While exhibiting the same positive message about the environment, The Fate of Fausto is a more didactic tale, less a veneration of humanity at its best and more a self-conscious warning about the risks of people at their most venal and corrupt. Was this tonal shift caused by recent political frustrations?

“The reality is,” he says, “it was written almost five years ago. I’d come up with the idea for Fausto before I came up with Here We Are, but then, when my son was born, it seemed like a much more appropriate story for the time, because of its positivity, its inclusiveness, and Fate of Fausto got shelved. Now, it just felt more urgent for me to release it.”

All talk of such urgency and relevance is to elide the fact that The Fate of Fausto is a gorgeous object in its own right, with a retro, painterly style generated by the care and craft that went into its production. “I wanted to make a book that honoured the traditional book-making techniques,” he says. “It’s smaller than usual. I was picking up classic storybooks from the 1920s and ’30s.” This involved using a 200-year-old lithography press (weighing as many tonnes) in Paris.

“We estimated it would take two weeks to make the whole thing,” he says. “It took more like eight or nine weeks. By the end of week one we only had one image.” During this process even the typeface used – “Chambord Maigre, from the 1930s – never been digitised” – was set by hand, giving the entire book the weight and heft of an older, more classic story. So classic, in fact, that Jeffers initially worried he had subconsciously pinched it from elsewhere.

“I had to check: Has this been told before? I had the same thing with Incredible Book Eating Boy – ‘Surely somebody has done this before.’ Then, looking around, you get the growing sense of excitement that, actually, nobody has.”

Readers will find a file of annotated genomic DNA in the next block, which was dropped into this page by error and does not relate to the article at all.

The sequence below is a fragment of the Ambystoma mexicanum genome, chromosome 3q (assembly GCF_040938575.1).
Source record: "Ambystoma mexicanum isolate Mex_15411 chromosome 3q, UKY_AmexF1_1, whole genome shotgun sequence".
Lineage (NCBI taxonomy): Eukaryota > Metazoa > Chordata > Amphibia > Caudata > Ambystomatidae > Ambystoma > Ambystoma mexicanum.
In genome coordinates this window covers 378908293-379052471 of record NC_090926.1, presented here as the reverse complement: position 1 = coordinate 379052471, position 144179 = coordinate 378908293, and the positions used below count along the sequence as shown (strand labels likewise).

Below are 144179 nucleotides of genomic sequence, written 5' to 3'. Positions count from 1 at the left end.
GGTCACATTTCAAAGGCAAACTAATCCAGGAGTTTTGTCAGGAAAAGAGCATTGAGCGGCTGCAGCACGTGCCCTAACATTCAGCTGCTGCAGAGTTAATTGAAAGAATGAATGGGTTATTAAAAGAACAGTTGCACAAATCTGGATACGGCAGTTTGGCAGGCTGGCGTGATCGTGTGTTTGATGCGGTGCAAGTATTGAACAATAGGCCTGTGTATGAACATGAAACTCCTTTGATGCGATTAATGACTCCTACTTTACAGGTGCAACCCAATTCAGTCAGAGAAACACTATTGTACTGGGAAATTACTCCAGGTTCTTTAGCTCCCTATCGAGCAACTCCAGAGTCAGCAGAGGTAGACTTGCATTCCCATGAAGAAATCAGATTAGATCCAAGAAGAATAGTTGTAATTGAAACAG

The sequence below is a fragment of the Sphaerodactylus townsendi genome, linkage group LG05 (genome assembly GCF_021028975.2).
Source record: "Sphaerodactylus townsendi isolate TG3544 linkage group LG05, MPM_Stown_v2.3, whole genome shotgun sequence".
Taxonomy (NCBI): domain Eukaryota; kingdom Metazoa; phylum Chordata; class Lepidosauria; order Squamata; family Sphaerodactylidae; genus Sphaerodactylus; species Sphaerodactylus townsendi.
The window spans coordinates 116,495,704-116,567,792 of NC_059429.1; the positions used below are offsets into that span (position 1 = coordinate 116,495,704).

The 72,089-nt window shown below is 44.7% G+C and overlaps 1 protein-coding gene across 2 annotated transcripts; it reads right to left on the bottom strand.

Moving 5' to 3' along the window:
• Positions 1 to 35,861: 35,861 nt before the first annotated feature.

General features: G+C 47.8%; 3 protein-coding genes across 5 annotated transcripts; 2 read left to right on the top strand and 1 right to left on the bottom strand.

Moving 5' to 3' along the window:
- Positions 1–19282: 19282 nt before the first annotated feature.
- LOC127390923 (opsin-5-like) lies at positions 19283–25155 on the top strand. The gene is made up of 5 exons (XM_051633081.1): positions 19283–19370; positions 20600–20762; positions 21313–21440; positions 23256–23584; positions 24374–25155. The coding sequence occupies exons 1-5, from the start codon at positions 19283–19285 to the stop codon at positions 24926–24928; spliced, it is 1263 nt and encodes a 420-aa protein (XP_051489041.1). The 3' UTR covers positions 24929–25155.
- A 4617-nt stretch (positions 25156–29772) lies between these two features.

I tentatively suggest he should have called the book The Very Hungry Capitalist, in a nod to Eric Carle, and Jeffers laughs in a manner that, while supportive, suggests I shouldn’t worry about him stealing my idea any time soon.

Having lived in New York for the past decade, he’s particularly keen to state that Fausto himself is not based on any specific, noteworthy greedy human being. Let’s just say it’s good he isn’t depicted as a blond.

“Despite the footnote stating it’s a five-year-old idea, there have already been comparisons to obvious candidates,” he says. “It’s not true, and I wouldn’t even do them the justice of thinking it’s about them.”

More generally, he says, it’s about the systems that create the avarice and greed that are destroying our planet, something that has become more pressing for him since he began raising children of his own. “It’s going to be a very different world to grow up in,” he says. “Our children will face very different realities than we did.”

Does this make him panic? “A little bit,” he says, “but the only thing that’s changed drastically in the last five or 10 years is people’s awareness of the reality and depth of the issues. There is a degree of addressing the threat of climate change in this book, but panic is not going to do anything other than, hopefully, what it’s already doing: jarring people into action.

“I do see change on the horizon,” he concludes, “but the point of the book is that saving the planet is the wrong story: we must save ourselves. The planet was here long before us. It’s ourselves and every other species that we put in harm’s way with overconsumption. The planet will be fine.”